Dumb Things Kids Do with Smart Phones by G.G. Mathis

The term smart phone refers to the gadget—not necessarily the user! We interviewed Detective Rich Wistocki, a veteran police investigator and parent educator, about problematic preteen phone habits.

Alachia Does Droid 2
source: alachia

PL: What should parents do before they give their preteens a smart phone?

Wistocki: Understand one thing: Apple handheld devices cannot be monitored. Only Android phones can be monitored. I would start off by not getting my [child] an iPhone, first and foremost.

Parents must speak often and honestly to their children about the usage expectations. Don’t forget, you are the parent! You own this phone. You have the right to monitor activity on it [and] ensure everyone is behaving as agreed to.

PL: What are some dumb mistakes make using their smart phones?

Wistocki: Sending photos and uploading them to Facebook and other sites. Cameras are so easy to use … there is no time to double-think the decision [to post]. Geotagging—a picture can contain an exact location, so when it is sent or posted online, kids are (sometimes unknowingly) posting exactly where they are through the geotags. [Parents should] turn geotags off in the phone’s settings.

PL: Free phone apps are tempting to download. Which ones are unwise for preteens to use?

Wistocki: Apps where kids connect freely with strangers are the most dangerous—apps like Taproom and Words With Friends. These are fantastic vehicles for predators to find, groom, and then prey upon unsuspecting victims. Kids know all about “not friending people you don’t know online,” but I am not sure this mindset has expanded to apps.

PL: How can parents monitor phone use?

Wistocki: Talk about it with the cell phone providers when [the phones are purchased] . They can illustrate safe settings and options. Check out outside monitoring companies like TrueCare. Kids are more tech savvy than their parents around all these new technologies. Parents need to rely on monitoring services, software, and controls to ensure everything is okay online.

 

ggmathis  G.G. Mathis is a mom, preteen Bible study teacher, and writer from Duenweg, Missouri. She still needs help setting the ringtone on her phone.

 

Preteens & Cell Phone Safety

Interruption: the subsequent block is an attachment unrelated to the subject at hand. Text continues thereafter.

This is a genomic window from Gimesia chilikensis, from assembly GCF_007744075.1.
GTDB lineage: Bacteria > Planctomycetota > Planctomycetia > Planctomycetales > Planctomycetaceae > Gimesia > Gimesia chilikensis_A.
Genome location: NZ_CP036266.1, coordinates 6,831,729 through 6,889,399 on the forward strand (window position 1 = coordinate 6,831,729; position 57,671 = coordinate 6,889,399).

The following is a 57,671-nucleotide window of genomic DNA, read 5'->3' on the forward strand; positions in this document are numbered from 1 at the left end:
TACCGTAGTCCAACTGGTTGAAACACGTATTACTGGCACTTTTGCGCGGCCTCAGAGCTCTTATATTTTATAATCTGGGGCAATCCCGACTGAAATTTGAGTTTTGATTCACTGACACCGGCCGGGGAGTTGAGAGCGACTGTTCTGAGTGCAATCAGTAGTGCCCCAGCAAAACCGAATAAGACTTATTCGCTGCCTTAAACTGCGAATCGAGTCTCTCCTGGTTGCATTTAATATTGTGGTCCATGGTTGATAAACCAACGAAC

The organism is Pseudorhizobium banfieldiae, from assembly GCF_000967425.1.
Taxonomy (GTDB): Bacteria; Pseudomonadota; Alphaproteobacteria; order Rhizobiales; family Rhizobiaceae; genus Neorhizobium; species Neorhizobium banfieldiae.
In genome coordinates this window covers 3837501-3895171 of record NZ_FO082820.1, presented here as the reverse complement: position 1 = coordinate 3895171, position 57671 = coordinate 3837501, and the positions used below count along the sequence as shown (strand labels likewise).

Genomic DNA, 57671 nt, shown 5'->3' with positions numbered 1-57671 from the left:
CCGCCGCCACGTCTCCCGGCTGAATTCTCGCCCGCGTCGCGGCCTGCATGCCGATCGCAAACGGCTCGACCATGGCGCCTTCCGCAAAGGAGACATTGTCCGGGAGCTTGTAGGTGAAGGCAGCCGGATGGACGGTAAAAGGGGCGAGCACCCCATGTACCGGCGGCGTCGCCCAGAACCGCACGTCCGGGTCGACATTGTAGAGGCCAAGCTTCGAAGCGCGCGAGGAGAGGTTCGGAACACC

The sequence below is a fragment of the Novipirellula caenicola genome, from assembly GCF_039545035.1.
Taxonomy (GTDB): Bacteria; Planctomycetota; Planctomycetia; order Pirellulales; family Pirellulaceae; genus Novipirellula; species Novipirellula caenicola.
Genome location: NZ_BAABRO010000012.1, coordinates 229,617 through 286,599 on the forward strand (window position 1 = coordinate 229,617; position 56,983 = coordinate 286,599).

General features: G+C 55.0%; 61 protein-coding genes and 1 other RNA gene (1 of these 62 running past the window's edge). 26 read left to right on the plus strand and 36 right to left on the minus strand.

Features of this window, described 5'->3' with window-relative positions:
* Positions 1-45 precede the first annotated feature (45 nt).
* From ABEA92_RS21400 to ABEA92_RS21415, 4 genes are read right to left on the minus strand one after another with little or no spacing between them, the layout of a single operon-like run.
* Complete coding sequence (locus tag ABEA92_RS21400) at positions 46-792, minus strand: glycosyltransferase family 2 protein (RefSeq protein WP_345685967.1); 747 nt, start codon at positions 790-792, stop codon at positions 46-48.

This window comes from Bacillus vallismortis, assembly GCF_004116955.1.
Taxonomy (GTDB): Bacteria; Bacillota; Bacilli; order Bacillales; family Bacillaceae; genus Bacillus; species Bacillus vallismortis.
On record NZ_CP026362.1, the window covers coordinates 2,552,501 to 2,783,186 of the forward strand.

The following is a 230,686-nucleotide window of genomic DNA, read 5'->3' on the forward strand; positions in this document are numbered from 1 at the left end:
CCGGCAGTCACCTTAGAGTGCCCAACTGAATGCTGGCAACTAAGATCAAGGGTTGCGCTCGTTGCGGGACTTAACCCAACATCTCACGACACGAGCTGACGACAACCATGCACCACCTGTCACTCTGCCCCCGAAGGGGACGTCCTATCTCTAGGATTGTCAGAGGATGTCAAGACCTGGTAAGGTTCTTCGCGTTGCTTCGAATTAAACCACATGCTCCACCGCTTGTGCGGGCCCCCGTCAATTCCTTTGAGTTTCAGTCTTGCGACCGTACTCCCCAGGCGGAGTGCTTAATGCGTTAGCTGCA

images-3.jpegAfter much soul searching, we bought our preteen son a cell phone for Christmas. We have put all kinds of limits on its use. He has never taken it to school or to church. In fact, we bought it primarily for him to take with him for any overnight trips when he is away from us. Additionally, we blocked use of the Internet and texting on his phone.

Many parents are worried about cell phone use. Stories abound of teens who have gotten in trouble for sexting, sending sexual messages or photos via cell phone. Recently we received these tips for parents who are worried about cell phone issues such as sexting, bullying, and sexual predators.

images.jpeg

  1. Learn the lingo. Learn the pre-established acronyms like LOL, TTYL, and BRB.
  2. Invade their text space. Text your kids constantly so they consider their phone a space where you are present and watching.
  3. Set “no-text” times and other boundaries. Don’t allow kids to text constantly; they shouldn’t text at the dinner table and a curfew should be set. Clearly set boundaries of what is inappropriate.
  4. Limit use. Choose a plan that keeps track of how many texts can be sent and received.
  5. Read text faces. Just like verbal communication, nonverbal cues are important. Text faces help you tell if someone is disturbed or joking.
  6. Monitor other messaging forums.  Sexting doesn’t start and end with texting. Monitor IMs, e-mails, photos, and other digital forums.

For more about preteens and cell phones, read the 9 to 12 Years Growth Spurt "Can I Have a Cell Phone?" in the January 2010 issue of ParentLife.

 At what age will you buy your preteen or teen a phone?

*Information provided by Predicto Mobile.